Posted by: Frances Lawson
In a revised version of the draft earlier mentioned in this blog, details of the Intergovernmental Panel on Climate Change’s latest analysis of the impacts of different degrees of warming have just been leaked into the public domain.
The past few months seems to have resulted in a hardening of the IPCC’s views on the differences between a 1.5 degree warmer world and a 2 degree warmer. The previous version, leaked in January, stated that every additional 0.5 degrees of warming over the 1 degree that the earth is already experiencing would increase the risks of various impacts. That has now been beefed up to a “substantial increase” in the risks.
By way of illustrative example, a study published in April this year has allowed the IPCC to assess that at 1.5 degrees of warming, there is a high likelihood of one ice-free Arctic summer per century. At 2 degrees of warming, this is predicted to occur every decade.
While further changes to the IPCC report are likely before it finally sees the light of day, the essential premise – that 2 degrees of warming is no longer a “safe” scenario – seems now to be set in stone. With the Paris Agreement designed to deliver either 1.5 degrees or 2 degrees of warming, the message from the world’s leading scientists that the latter target, and indeed the official temperature target of the Paris Agreement, will have damaging and dangerous climatic impacts, with significant societal, humanitarian, economic and ecological effects, will inevitably call into question the adequacy of the Agreement. While the report will strengthen the hand of small-island states and other vulnerable nations, it remains to be seen the level of persuasion it will exert on those parties with the power in their hands.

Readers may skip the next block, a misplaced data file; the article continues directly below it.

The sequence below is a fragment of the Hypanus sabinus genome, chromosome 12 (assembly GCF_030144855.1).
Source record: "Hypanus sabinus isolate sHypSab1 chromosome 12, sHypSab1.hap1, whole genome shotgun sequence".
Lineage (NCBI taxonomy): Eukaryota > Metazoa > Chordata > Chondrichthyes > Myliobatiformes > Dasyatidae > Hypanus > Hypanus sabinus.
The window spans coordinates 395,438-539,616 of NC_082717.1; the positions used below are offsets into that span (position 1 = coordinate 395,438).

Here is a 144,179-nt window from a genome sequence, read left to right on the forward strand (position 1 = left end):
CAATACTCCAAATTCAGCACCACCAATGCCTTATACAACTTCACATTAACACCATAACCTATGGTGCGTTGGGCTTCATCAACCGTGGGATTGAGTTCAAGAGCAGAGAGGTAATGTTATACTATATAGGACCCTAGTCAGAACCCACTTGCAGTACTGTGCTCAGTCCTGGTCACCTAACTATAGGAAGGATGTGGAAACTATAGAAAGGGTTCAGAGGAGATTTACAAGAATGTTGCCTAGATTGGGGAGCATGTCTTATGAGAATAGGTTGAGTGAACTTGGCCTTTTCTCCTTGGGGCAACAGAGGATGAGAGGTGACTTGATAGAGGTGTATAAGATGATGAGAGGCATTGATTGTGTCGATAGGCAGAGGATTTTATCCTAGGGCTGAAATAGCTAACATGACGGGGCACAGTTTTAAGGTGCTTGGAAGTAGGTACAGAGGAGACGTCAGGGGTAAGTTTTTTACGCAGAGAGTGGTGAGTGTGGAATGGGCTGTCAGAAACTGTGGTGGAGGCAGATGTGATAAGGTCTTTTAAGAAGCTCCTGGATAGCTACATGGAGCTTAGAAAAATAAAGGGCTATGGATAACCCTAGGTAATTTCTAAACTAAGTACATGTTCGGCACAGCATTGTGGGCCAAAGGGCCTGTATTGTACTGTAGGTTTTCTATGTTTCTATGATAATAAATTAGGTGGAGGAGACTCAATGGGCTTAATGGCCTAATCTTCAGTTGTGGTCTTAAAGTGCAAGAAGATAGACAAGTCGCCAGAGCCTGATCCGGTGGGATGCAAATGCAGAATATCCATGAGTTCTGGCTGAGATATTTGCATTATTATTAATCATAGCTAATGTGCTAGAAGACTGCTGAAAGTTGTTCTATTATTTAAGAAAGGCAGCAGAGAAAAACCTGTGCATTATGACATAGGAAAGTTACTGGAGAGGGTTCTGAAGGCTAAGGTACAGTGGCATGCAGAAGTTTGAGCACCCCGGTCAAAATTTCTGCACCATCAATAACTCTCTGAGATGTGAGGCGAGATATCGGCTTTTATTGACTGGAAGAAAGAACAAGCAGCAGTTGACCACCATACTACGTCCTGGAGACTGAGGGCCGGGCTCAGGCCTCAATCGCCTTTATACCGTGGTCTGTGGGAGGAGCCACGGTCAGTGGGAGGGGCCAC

As demoralising as the IPCC report is, on the domestic front, there is news that could, if it goes ahead, provide a faint glimmer of hope of achieving a “2 degree” or even a “1.5 degree” world. After a sustained campaign by ShareAction and others, the UK Government has just announced a consultation on new pensions regulations that would require pensions providers and their agents to reveal to customers their approach to managing climate risks and other ethical concerns. Given that there is perhaps no greater truism than “money makes the world go around”, a legal requirement to disclose how climate change risks are factored into decisions about how and where the vast sums held in pension funds are invested could mark a major shift in re-directing those sums away from climate damaging investments into those that support the objectives of the Paris Agreement.
To take part in the Government’s consultation, click here